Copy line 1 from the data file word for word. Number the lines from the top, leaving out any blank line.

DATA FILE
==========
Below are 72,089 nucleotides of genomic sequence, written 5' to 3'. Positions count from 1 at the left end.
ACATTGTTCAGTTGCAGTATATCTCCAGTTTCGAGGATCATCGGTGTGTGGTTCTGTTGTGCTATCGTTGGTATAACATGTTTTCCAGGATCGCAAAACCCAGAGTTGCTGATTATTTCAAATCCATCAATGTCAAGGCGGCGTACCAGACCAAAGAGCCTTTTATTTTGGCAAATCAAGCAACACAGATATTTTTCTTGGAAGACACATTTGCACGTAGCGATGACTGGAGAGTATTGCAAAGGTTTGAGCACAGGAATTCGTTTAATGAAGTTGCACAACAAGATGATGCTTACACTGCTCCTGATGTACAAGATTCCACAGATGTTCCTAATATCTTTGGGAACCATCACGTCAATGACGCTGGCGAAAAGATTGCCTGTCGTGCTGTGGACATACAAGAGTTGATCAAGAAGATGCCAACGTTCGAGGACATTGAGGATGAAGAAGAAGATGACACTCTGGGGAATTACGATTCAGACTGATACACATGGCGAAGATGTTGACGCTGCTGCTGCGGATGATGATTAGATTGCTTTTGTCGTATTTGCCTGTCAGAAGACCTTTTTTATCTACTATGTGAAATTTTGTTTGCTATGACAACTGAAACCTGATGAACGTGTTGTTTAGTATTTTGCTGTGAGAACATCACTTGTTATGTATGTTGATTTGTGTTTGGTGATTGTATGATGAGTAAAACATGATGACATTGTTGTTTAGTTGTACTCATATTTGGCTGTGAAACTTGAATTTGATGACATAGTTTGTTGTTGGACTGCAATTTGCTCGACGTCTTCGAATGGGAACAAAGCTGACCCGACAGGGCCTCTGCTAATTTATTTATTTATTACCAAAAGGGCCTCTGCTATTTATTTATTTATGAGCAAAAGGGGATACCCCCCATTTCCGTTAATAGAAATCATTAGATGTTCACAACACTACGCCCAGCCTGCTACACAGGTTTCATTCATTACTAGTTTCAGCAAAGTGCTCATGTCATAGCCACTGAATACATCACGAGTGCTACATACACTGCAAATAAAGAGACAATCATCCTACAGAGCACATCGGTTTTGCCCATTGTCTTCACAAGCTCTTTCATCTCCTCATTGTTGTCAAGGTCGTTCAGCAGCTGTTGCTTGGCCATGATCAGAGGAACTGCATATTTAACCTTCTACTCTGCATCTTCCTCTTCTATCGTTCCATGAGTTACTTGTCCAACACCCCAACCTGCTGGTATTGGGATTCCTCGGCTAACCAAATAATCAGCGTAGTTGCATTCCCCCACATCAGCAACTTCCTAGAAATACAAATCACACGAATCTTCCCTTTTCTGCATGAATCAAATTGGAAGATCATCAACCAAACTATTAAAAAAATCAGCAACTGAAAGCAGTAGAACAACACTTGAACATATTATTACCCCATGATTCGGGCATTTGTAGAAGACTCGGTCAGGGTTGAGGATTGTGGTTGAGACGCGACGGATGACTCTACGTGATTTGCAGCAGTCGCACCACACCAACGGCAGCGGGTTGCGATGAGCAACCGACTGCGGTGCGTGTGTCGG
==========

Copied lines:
Below are 72,089 nucleotides of genomic sequence, written 5' to 3'. Positions count from 1 at the left end.